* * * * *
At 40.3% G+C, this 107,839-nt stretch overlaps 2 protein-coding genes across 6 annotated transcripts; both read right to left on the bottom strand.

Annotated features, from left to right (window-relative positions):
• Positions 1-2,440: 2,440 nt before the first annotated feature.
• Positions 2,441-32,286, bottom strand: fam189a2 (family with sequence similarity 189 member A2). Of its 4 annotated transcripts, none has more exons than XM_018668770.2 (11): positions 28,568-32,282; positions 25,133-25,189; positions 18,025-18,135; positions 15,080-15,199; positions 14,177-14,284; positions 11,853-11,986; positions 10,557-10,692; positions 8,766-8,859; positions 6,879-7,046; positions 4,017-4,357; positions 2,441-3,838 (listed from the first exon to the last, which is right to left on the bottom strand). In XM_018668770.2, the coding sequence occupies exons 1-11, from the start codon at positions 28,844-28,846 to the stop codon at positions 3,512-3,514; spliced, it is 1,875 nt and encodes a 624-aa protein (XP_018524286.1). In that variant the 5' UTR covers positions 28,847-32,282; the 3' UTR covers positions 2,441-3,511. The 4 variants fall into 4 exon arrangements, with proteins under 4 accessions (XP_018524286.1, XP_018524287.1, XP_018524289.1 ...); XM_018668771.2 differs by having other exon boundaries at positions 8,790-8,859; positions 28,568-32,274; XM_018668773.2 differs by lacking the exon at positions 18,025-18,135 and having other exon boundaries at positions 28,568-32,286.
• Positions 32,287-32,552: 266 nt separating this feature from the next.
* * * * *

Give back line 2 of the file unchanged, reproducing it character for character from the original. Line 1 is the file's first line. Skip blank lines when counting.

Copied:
Annotated features, from left to right (window-relative positions):